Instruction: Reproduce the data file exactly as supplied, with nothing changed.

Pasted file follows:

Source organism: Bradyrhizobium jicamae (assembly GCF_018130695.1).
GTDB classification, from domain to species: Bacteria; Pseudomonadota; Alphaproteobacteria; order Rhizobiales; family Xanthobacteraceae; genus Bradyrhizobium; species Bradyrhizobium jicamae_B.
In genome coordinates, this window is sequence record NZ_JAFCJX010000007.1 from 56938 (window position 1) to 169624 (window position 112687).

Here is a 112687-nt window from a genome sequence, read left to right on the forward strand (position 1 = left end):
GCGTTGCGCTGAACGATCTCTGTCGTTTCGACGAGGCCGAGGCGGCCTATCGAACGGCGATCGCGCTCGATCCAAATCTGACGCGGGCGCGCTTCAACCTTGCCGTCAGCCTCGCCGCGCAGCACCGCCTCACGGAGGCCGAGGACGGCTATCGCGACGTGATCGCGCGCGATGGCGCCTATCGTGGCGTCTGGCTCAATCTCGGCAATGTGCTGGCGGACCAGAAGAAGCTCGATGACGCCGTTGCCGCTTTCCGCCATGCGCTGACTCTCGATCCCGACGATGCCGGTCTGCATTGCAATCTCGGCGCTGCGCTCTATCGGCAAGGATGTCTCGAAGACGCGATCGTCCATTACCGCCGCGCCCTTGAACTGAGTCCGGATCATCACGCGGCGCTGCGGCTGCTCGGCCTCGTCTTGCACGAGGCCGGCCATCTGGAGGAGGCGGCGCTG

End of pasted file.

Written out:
Source organism: Bradyrhizobium jicamae (assembly GCF_018130695.1).
GTDB classification, from domain to species: Bacteria; Pseudomonadota; Alphaproteobacteria; order Rhizobiales; family Xanthobacteraceae; genus Bradyrhizobium; species Bradyrhizobium jicamae_B.
In genome coordinates, this window is sequence record NZ_JAFCJX010000007.1 from 56938 (window position 1) to 169624 (window position 112687).

Here is a 112687-nt window from a genome sequence, read left to right on the forward strand (position 1 = left end):
GCGTTGCGCTGAACGATCTCTGTCGTTTCGACGAGGCCGAGGCGGCCTATCGAACGGCGATCGCGCTCGATCCAAATCTGACGCGGGCGCGCTTCAACCTTGCCGTCAGCCTCGCCGCGCAGCACCGCCTCACGGAGGCCGAGGACGGCTATCGCGACGTGATCGCGCGCGATGGCGCCTATCGTGGCGTCTGGCTCAATCTCGGCAATGTGCTGGCGGACCAGAAGAAGCTCGATGACGCCGTTGCCGCTTTCCGCCATGCGCTGACTCTCGATCCCGACGATGCCGGTCTGCATTGCAATCTCGGCGCTGCGCTCTATCGGCAAGGATGTCTCGAAGACGCGATCGTCCATTACCGCCGCGCCCTTGAACTGAGTCCGGATCATCACGCGGCGCTGCGGCTGCTCGGCCTCGTCTTGCACGAGGCCGGCCATCTGGAGGAGGCGGCGCTG